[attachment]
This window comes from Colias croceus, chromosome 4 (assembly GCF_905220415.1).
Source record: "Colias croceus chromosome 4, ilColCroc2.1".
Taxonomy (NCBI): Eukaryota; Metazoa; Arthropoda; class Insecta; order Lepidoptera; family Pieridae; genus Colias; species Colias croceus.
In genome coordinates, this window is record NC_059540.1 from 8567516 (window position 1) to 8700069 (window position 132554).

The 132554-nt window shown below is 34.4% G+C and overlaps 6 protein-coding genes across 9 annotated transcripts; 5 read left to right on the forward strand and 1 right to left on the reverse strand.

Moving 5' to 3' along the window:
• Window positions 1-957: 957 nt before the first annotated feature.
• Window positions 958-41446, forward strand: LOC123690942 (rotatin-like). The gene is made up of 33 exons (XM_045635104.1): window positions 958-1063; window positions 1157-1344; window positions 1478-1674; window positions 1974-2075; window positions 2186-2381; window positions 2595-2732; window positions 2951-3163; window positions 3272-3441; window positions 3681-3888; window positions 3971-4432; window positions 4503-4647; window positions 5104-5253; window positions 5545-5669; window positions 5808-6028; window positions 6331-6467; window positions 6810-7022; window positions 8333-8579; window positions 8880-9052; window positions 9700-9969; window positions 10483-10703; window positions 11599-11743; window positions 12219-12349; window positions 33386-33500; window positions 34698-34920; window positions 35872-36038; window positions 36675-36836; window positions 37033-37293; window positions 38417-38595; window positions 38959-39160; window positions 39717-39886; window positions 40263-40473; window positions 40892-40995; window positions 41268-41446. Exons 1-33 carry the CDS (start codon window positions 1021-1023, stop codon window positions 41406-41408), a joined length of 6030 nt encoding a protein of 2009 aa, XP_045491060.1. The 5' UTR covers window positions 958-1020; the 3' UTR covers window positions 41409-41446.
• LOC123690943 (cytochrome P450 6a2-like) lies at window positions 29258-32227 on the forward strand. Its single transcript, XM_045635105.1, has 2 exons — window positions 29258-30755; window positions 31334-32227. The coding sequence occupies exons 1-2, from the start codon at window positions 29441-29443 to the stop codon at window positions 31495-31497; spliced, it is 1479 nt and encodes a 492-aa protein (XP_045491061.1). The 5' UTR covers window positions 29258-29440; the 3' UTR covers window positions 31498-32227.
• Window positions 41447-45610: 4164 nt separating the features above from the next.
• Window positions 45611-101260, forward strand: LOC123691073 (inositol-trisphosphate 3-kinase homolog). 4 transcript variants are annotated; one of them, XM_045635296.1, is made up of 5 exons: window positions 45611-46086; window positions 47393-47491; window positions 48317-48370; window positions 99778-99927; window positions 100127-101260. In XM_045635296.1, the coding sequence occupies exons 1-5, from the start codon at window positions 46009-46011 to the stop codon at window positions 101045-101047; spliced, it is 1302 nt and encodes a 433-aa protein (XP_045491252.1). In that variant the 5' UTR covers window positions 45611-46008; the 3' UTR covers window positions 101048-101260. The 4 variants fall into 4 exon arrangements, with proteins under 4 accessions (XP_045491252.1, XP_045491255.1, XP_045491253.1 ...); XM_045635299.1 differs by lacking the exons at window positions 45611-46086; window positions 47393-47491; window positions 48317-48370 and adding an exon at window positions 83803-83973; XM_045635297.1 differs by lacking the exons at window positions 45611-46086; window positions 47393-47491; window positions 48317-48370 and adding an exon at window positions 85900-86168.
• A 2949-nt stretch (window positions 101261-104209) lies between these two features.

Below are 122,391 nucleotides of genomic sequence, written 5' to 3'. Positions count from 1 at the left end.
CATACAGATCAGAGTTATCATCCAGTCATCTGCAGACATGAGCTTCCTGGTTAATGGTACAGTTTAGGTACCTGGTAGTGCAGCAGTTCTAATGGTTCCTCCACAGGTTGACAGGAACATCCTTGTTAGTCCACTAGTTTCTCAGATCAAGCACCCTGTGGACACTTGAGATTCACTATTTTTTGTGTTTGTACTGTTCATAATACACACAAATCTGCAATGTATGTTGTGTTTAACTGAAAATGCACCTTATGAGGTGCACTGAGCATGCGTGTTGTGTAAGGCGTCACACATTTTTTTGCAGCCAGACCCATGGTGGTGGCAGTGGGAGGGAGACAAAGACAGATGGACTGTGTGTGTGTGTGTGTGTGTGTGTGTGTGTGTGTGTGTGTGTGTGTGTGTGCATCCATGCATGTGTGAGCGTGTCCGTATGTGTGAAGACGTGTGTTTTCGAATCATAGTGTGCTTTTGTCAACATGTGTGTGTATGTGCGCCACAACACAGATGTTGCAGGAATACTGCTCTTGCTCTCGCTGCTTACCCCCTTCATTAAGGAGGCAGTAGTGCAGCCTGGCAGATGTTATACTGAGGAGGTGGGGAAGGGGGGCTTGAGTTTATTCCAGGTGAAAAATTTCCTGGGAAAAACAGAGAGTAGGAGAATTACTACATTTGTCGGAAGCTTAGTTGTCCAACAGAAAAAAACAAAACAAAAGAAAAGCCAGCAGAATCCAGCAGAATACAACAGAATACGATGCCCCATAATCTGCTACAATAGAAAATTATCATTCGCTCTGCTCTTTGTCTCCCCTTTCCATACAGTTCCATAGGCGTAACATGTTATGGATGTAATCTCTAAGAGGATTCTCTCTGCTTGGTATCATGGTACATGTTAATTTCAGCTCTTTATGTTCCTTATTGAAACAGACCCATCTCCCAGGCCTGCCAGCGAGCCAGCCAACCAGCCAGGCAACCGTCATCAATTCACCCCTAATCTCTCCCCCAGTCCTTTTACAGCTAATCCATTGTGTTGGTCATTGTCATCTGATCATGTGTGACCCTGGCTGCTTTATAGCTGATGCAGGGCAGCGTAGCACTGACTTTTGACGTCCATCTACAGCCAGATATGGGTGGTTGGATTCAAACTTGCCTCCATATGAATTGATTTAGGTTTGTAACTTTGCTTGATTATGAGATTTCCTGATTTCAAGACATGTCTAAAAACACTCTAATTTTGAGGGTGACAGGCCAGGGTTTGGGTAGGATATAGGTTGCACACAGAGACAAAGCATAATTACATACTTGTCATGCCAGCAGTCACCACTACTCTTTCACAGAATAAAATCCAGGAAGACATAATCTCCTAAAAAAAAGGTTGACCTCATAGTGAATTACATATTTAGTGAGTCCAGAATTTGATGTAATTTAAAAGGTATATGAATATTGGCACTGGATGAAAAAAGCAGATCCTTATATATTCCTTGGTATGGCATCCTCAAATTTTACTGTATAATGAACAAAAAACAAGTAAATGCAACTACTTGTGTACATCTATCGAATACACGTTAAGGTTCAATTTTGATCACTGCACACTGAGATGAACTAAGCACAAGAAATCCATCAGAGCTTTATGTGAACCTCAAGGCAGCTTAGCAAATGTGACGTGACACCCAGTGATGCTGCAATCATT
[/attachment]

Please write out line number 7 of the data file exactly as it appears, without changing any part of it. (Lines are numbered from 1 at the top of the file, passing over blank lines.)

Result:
• Window positions 1-957: 957 nt before the first annotated feature.